Center for Diné Teacher Education
Meet Our Faculty
Barsine Barney Benally
M.Ed., Arizona State University
Barsine Barney Benally (Diné) is an instructor of Early Childhood Education with the Center for Diné Teacher Education Program at Diné College. Two thousand-twelve will embark her first year at Diné College as a full time faculty member. She has earned her Associates of Arts Degree in Elementary Education and Navajo Language with Diné College. She also holds a Bachelor of Arts Degree in Education with emphasis on Multi-lingual and Multicultural Elementary Education with Arizona State University. She received her Masters of Education Degree in Educational Leadership with Doane College and is currently working on her Graduates Degree in Educational Leadership with Arizona State University.
She has worked eight years as a K-8th instructor for Tsehootsooi Diné Bi’olta’, an immersion school in Fort Defiance, Arizona. Professional endeavors include serving on the Yale National Teacher Initiative, Certified Teacher K-8th and Navajo Bilingually Endorsed K-12th.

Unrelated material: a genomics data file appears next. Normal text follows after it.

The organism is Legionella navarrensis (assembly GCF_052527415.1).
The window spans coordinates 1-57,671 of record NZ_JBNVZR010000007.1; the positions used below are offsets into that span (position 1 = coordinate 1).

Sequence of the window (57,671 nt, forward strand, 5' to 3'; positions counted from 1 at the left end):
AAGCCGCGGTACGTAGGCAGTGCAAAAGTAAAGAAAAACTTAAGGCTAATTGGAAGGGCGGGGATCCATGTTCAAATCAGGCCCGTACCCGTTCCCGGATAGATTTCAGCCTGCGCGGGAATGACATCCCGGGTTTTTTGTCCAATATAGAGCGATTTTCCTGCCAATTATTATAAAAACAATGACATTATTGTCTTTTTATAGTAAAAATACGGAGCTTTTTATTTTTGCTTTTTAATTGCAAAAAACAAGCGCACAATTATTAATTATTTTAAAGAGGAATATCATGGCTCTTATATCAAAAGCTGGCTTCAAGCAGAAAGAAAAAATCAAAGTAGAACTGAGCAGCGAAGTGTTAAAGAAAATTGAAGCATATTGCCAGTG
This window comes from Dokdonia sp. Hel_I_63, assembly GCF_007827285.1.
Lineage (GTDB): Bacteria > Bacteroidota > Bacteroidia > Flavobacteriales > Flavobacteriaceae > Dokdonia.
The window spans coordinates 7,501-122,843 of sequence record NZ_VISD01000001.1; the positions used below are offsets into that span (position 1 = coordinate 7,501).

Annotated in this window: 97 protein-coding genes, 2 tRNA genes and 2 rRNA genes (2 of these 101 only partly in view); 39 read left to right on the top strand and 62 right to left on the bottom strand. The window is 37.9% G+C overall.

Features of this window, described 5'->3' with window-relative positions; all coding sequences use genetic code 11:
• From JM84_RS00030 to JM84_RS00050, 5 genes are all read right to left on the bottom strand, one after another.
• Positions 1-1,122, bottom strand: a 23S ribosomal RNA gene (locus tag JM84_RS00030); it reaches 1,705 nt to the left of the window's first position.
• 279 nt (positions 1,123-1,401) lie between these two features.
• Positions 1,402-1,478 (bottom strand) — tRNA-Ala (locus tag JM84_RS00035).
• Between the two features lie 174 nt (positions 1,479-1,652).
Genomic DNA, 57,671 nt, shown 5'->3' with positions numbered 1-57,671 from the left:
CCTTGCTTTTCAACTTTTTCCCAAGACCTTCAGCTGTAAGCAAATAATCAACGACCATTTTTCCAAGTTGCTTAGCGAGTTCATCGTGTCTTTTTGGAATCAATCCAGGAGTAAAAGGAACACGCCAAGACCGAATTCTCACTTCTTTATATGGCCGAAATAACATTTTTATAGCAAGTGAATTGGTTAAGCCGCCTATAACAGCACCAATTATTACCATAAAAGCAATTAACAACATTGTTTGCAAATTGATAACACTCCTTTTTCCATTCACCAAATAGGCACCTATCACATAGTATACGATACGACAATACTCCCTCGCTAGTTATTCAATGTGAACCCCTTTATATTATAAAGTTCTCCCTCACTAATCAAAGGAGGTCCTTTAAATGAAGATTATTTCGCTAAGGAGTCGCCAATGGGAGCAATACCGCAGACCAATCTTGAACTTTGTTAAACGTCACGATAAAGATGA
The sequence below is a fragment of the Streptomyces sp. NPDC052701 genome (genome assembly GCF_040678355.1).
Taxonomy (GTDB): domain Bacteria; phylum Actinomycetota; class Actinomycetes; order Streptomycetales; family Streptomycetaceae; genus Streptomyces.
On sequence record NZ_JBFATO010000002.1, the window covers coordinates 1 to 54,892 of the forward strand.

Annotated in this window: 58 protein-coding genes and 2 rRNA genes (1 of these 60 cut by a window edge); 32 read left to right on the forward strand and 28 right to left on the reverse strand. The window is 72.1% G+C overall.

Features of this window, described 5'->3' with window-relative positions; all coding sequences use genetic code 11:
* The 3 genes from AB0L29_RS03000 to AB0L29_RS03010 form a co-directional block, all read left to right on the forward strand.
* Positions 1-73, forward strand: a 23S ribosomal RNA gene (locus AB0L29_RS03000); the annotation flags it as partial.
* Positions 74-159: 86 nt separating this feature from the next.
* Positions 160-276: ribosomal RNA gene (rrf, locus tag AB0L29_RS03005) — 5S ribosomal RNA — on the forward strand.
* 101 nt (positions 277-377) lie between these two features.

Charlton Long is originally from Forest Lake—Black Mesa area. He is Yeii’í Diné, born for Haltsoíí Tábąąhii, Lók’aa’ Diné are his maternal grandparents and Naakaii Diné are his paternal grandparents. Mr. Long is an Alumni of Diné College. He received his Bachelor’s in Elementary Education and Master’s in Curriculum and Instruction from Arizona State University. He has his teaching licenses for both Arizona and New Mexico States. He is endorsed in Gifted and Talented, Reading, TESOL, and ESL. He also has his coaching license for both Arizona and New Mexico.
His work experiences include working with Kg through 12th BIE, charter, alternative and public schools on and off the Navajo reservation for over ten years. He also taught in multi-age classrooms. He is currently working with Center for Diné Teacher Education as education faculty. He teaches for the AA in education and BA in Elementary program.